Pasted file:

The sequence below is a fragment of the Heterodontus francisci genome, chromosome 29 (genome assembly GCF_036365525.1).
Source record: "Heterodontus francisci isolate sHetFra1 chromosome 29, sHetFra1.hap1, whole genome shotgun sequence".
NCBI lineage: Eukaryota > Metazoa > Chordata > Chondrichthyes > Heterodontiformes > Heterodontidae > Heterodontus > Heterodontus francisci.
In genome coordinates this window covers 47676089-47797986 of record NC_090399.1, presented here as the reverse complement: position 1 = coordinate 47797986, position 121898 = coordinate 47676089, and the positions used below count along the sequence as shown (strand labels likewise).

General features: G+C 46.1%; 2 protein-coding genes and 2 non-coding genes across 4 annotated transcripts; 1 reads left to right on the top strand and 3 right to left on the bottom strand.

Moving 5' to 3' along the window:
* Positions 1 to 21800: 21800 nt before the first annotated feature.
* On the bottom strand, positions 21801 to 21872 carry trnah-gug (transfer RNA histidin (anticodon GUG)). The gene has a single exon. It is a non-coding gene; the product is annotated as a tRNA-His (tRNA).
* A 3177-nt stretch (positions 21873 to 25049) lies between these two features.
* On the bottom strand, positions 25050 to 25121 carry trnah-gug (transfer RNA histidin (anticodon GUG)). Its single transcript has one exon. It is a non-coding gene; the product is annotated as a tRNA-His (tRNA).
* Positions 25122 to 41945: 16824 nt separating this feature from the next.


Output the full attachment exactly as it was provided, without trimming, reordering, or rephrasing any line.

The sequence below is a fragment of the Heterodontus francisci genome, chromosome 29 (genome assembly GCF_036365525.1).
Source record: "Heterodontus francisci isolate sHetFra1 chromosome 29, sHetFra1.hap1, whole genome shotgun sequence".
NCBI lineage: Eukaryota > Metazoa > Chordata > Chondrichthyes > Heterodontiformes > Heterodontidae > Heterodontus > Heterodontus francisci.
In genome coordinates this window covers 47676089-47797986 of record NC_090399.1, presented here as the reverse complement: position 1 = coordinate 47797986, position 121898 = coordinate 47676089, and the positions used below count along the sequence as shown (strand labels likewise).

General features: G+C 46.1%; 2 protein-coding genes and 2 non-coding genes across 4 annotated transcripts; 1 reads left to right on the top strand and 3 right to left on the bottom strand.

Moving 5' to 3' along the window:
* Positions 1 to 21800: 21800 nt before the first annotated feature.
* On the bottom strand, positions 21801 to 21872 carry trnah-gug (transfer RNA histidin (anticodon GUG)). The gene has a single exon. It is a non-coding gene; the product is annotated as a tRNA-His (tRNA).
* A 3177-nt stretch (positions 21873 to 25049) lies between these two features.
* On the bottom strand, positions 25050 to 25121 carry trnah-gug (transfer RNA histidin (anticodon GUG)). Its single transcript has one exon. It is a non-coding gene; the product is annotated as a tRNA-His (tRNA).
* Positions 25122 to 41945: 16824 nt separating this feature from the next.